on SF soldiers' ability to efficiently conduct operations to accomplish
the mission. Specifically, because of force-protection considerations,
American SF advisers were restricted to operating at battalion level
with their AFP counterparts and were not allowed to operate at lower
tactical echelons required to be effective in combat situations,
which was a strategic error.
U.S. leaders at the highest levels did not understand this unconventional
war. The belief that U.S. soldiers would be safe at a battalion
headquarters implied the existence of front lines and a rear area,
which is a fundamental misunderstanding of counterinsurgency and
counterterrorist conditions. To see this clearly, consider that
the only U.S. combat casualty in OEF-P occurred just outside an
AFP division headquarters when a terrorist bomb killed a U.S. soldier.
Six months later, the combatant commander and the Secretary of Defense
permitted Special Forces to operate at the company level. Even this
less stringent restriction still prevented SF advisers' from providing
effective assistance, however. The Philippine Scout Ranger battalion
commander repeatedly requested that his American SF operational
detachment be allowed to deploy with his companies and patrols because
he knew he was on the trail of the ASG and the hostages, but permission
was denied. Tragically, when Philippine scout rangers engaged the
ASG, American hostage Gracia Burnham's husband was killed by friendly
The failure to know ourselves and understand the nature of the unconventional
conflict led to overreliance on technical reconnaissance assets.
Unmanned aerial vehicles (UAVs) and the Navy's P3 Orion were used
to locate the ASG and the hostages on Basilan. The rationale for
technical reconnaissance assets was, again, force protection and
to minimize risks to U.S. personnel. The use of these platforms
did reduce patrolling in remote areas, but the UAV surveillance
was extremely conventional, surveilling specific named areas of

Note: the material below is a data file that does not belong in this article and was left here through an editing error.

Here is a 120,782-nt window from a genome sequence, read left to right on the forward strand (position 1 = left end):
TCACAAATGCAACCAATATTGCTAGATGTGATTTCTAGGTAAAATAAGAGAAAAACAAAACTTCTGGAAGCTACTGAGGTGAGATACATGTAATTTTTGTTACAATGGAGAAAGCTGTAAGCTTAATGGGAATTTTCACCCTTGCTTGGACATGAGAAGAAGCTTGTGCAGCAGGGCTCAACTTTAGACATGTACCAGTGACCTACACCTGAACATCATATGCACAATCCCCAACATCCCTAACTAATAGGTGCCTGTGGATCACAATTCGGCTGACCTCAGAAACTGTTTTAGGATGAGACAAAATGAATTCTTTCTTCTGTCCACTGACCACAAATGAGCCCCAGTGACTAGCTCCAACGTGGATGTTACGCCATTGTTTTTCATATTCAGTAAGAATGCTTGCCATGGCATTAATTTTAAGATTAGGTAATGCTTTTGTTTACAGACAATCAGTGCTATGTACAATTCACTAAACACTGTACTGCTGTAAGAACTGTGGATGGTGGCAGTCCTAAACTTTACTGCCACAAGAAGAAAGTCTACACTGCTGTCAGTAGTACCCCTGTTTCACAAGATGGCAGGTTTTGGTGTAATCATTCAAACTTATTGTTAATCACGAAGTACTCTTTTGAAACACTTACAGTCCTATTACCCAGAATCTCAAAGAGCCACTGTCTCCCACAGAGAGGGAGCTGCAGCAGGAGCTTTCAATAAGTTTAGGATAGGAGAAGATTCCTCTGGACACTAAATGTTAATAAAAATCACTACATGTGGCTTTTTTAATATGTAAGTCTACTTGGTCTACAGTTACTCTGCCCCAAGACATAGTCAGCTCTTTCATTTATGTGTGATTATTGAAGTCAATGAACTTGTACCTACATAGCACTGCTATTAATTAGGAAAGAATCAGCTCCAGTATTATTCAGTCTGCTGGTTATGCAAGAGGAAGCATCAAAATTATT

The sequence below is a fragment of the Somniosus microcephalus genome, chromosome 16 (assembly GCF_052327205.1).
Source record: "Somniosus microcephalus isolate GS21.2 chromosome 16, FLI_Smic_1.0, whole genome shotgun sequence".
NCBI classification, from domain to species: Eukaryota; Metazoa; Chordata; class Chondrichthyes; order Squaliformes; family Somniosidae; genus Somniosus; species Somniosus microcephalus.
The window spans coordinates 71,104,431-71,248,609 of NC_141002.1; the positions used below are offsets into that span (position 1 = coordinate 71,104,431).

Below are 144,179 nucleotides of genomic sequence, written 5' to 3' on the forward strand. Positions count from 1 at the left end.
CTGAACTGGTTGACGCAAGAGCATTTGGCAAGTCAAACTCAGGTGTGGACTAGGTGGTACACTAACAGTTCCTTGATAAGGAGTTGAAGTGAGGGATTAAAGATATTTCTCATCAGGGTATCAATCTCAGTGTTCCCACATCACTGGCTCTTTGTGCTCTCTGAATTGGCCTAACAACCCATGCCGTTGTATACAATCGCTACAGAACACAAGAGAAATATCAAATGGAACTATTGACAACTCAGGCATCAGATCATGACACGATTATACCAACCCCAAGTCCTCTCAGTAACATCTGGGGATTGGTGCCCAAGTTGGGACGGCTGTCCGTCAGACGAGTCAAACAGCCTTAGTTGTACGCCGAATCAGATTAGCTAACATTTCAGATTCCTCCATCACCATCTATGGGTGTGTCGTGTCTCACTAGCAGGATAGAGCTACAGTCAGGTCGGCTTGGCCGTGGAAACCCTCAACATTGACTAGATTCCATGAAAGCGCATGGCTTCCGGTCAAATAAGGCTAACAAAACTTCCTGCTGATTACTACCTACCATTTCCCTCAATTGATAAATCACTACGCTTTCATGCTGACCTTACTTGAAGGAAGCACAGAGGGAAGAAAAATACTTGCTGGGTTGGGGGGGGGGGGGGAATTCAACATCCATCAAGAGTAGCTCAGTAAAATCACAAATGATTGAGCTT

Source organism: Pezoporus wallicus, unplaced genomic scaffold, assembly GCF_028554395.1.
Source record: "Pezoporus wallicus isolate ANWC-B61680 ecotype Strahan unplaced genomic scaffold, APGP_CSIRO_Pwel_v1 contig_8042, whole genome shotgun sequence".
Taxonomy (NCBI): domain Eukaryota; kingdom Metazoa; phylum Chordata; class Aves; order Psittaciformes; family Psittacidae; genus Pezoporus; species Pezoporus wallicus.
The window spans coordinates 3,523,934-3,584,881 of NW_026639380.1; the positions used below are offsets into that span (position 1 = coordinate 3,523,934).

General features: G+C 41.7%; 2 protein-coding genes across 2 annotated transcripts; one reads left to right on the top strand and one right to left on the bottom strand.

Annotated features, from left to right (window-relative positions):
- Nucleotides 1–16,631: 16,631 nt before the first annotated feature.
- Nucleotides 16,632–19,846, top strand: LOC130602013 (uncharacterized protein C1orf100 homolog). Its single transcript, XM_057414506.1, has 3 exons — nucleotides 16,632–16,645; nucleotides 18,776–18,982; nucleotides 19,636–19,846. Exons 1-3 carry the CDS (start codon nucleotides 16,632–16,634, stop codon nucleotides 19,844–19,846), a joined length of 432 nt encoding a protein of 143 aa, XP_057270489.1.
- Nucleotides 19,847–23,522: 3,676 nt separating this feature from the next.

interest supporting the joint task force's (JTF's) priority intelligence
The forces on the ground could not exploit the reconnaissance assets
because the JTF tightly controlled them. Gracia Burnham's memoir
describes the ineffectiveness of this technique: "[We] heard
a spy plane circling overhead, [but our captors] ignored them .
. . because they had been circling for months and nothing ever happened."2
This illustrates one of the weaknesses in the American way of war-an
over-reliance on technological solutions at the expense of the human
element, which must be the main effort in unconventional warfare.
The United States and the Philippines did not understand the nature
of the enemy. Connections between the ASG and al-Qaeda were well
known because Osama bin-Laden's brother-in-law had provided the
ASG's original funding.3 U.S. military
leaders also did not understand the relationship between the ASG
and other terrorist organizations such as the Jemmah Islamiyah (JI)
in Indonesia or the Moro Islamic Liberation Front (MILF) in the
Because the Philippine government was negotiating a peace agreement
with the MILF, U.S. leaders prohibited SF units from assisting the
AFP in MILF-controlled areas. Because the AFP wanted to work closely
with the U.S. military, it shifted AFP troops from MILF-controlled
areas so more AFP troops could benefit from U.S. advice and assistance
elsewhere. These actions by U.S. and Philippine leaders created
de facto ASG sanctuaries. The ASG and MILF had a mutually supporting
relationship and a loose alliance. Many families in the area had
members who belonged to both organizations.
The ASG has links in funding, support, and ideology to the JI, which
aims to create pan-Islamic states in Malaysia, Indonesia, and the
Southern Philippines.4 Membership in
JI, ASG, and MILF extends over vast distances in these island nations,
but U.S. operations were limited primarily to Basilan and local
waters, allowing the JI, ASG, and MILF terrorist organizations to
move with relative ease throughout all three countries and hundreds
of their territorial islands. Had the United States and the Philippines
reached a different strategic-level decision based on a thorough
analysis and understanding of the enemy, U.S. Special Forces and
the AFP's LRC might have been able to execute a broad, combined
campaign covering the entire AOR.
Sun Tzu did not say so explicitly, but he implied that it is just
as important to know one's ally as it is to know one's enemy and
oneself. Regrettably, U.S. strategic leaders made several wrong
decisions regarding the operation in the Philippines because they
did not understand their ally's beliefs as expressed in the Philippine
Constitution.5 The deployment of U.S.
troops was contentious in-country because the local press asserted
that U.S. forces could not legally participate in combat operations.6
However, a correct reading of the Philippine Constitution reveals
that it prohibits only the stationing of foreign forces in the Philippines